Around 30% of Americans have insomnia. A serious problem, researchers have found that cannabis products may be able to help people with the condition get better sleep.
Although anecdotal evidence and mouse models have previously pointed towards cannabis being able to improve sleep quality, until recently, more concrete studies had not been conducted. Now however, researchers from the University of Western Australia have conducted the first ever double-blind, placebo-controlled clinical trial that has demonstrated the link.
For their study, the researchers recruited 23 patients with chronic insomnia in 2018. The patients were then given either a dose of cannabis or a placebo for two weeks. They could choose to either take single or double doses based on preference and symptom severity. The cannabis product used was a proprietary cannabinoid blend known as ZTL-101, containing both THC and CBD.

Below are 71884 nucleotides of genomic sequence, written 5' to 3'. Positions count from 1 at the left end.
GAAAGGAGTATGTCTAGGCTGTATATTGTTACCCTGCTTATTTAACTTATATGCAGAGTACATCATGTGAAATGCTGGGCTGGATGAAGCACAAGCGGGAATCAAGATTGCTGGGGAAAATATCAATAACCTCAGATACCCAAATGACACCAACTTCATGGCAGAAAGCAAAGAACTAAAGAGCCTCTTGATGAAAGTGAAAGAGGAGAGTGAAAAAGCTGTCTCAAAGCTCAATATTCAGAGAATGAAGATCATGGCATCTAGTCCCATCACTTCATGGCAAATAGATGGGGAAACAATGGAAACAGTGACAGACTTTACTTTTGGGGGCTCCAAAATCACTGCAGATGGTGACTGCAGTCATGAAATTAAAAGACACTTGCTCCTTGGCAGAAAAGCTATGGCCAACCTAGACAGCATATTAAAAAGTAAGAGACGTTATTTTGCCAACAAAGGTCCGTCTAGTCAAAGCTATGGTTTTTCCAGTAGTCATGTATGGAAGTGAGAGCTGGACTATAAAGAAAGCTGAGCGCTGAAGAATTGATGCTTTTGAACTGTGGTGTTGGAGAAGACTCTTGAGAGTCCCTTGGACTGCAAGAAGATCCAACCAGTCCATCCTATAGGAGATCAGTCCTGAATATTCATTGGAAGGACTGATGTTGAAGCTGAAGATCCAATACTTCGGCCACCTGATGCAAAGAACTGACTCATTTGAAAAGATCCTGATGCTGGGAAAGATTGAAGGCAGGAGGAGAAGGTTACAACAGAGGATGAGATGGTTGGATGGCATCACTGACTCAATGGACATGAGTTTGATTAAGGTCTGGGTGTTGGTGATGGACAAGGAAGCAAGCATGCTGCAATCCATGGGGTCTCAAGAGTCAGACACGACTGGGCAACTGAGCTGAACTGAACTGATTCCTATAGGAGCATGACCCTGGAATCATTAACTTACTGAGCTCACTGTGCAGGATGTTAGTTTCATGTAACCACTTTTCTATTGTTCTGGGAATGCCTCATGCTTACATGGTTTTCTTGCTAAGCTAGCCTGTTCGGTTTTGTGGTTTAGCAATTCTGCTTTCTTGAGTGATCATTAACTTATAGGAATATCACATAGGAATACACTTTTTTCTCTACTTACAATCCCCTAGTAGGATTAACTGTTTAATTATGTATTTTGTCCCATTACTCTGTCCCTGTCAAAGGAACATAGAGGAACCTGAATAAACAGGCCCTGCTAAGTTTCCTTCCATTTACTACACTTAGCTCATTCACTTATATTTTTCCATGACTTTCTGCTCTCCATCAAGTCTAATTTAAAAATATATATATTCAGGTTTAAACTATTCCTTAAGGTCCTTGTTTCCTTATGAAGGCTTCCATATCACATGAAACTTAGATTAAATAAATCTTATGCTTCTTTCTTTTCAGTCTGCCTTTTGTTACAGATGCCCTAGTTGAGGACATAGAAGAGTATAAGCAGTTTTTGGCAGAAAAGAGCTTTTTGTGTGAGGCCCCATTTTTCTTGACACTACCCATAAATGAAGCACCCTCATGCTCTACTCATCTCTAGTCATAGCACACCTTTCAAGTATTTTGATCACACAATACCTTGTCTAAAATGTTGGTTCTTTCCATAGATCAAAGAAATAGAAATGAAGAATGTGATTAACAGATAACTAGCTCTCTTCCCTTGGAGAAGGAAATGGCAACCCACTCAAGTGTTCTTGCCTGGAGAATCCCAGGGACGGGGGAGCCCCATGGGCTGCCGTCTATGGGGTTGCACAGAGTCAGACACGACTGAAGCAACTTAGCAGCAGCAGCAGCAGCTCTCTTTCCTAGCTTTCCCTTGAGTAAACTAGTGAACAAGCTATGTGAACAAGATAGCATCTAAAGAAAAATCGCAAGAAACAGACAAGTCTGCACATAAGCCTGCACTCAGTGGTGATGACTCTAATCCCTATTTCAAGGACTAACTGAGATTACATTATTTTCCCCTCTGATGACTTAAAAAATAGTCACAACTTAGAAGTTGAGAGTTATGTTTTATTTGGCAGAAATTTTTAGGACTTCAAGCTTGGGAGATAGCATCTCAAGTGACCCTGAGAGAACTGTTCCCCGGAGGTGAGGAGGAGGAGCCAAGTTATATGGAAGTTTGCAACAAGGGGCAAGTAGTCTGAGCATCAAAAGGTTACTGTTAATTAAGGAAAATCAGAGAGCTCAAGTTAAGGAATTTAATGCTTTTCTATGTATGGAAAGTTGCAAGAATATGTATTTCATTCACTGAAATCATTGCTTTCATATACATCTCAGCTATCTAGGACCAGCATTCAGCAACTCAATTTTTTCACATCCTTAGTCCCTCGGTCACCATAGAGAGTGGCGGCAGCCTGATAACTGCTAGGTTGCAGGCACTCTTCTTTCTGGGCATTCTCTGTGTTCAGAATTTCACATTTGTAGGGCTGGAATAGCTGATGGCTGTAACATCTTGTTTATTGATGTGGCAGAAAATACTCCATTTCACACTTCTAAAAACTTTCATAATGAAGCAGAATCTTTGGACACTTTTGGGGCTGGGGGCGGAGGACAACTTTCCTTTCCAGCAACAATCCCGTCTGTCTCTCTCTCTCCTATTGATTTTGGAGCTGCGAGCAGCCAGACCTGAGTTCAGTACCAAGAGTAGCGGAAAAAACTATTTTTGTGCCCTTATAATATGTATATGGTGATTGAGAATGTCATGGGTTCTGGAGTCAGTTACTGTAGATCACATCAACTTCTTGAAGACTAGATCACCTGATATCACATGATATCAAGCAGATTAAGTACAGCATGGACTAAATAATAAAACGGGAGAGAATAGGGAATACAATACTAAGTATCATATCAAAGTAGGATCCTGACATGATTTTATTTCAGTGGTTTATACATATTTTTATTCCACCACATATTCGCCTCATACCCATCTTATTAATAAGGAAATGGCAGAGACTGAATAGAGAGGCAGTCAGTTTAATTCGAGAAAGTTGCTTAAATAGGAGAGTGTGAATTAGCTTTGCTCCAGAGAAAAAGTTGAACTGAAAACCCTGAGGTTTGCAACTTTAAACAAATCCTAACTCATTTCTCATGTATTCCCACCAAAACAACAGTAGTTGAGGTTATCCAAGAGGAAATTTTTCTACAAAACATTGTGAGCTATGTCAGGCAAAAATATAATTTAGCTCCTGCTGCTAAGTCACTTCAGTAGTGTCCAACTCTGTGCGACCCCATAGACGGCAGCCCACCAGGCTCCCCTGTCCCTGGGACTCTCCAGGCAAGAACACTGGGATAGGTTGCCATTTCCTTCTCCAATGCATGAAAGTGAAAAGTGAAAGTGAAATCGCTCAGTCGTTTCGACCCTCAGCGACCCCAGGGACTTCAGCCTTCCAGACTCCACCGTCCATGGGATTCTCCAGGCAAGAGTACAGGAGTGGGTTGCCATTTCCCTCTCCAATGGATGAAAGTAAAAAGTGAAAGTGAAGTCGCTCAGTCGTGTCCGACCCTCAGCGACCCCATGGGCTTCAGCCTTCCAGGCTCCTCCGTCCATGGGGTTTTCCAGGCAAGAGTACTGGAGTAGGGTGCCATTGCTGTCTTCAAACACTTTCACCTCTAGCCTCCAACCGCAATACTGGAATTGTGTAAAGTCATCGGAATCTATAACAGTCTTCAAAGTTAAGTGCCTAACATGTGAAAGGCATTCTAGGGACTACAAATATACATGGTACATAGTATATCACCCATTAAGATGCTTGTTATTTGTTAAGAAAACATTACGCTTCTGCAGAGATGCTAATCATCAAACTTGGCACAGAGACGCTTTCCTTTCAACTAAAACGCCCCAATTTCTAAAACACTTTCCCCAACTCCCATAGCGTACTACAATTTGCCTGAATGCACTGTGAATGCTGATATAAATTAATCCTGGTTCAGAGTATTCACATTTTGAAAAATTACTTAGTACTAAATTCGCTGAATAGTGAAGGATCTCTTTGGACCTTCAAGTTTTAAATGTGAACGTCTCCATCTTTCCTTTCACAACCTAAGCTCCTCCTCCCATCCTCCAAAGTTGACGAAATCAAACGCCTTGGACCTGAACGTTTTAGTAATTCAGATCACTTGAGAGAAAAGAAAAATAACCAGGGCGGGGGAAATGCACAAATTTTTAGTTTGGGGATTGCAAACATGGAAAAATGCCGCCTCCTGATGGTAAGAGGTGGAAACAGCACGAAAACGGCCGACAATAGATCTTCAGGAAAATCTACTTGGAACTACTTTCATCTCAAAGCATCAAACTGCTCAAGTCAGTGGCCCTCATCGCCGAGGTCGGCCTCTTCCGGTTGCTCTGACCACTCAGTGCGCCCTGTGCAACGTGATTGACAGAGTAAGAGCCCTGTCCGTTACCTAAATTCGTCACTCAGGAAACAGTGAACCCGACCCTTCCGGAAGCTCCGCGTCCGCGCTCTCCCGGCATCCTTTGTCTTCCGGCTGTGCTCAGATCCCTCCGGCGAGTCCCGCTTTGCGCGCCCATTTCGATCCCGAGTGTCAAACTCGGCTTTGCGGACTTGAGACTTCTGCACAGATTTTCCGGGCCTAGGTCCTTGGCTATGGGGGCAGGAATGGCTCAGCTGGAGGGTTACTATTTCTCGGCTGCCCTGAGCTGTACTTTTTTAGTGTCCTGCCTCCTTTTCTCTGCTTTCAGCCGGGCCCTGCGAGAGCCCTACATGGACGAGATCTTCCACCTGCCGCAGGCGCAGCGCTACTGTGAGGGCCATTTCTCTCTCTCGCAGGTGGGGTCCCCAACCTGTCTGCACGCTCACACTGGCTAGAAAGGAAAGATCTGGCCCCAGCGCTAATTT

Over the course of two weeks, the researchers measured the participants' sleep quality via digital sleep trackers, subjective responses and the Insomnia Severity Index (ISI), a commonly-used clinical tool to register symptoms of insomnia.
In the end, the researchers found that ISI scores were 26% lower for those taking cannabis products than those on the placebo. The scores were even lower for those on a double dose. Those treated with cannabis also had more hours of sleep, fell asleep quicker, and could fall asleep again faster after being woken up than those in the placebo group. They also reported being less tired and less stressed alongside other significant improvements in the quality of life.
“This study represents the most rigorous clinical trial ever undertaken to assess the therapeutic potential of medicinal cannabis to treat the symptoms of chronic insomnia,” says lead researcher Peter Eastwood. “The fact that ZLT-101 treatment achieved statistically significant, dose-responsive improvements across a broad range of key insomnia indices is impressive, particularly given the relatively short two-week dosing window.”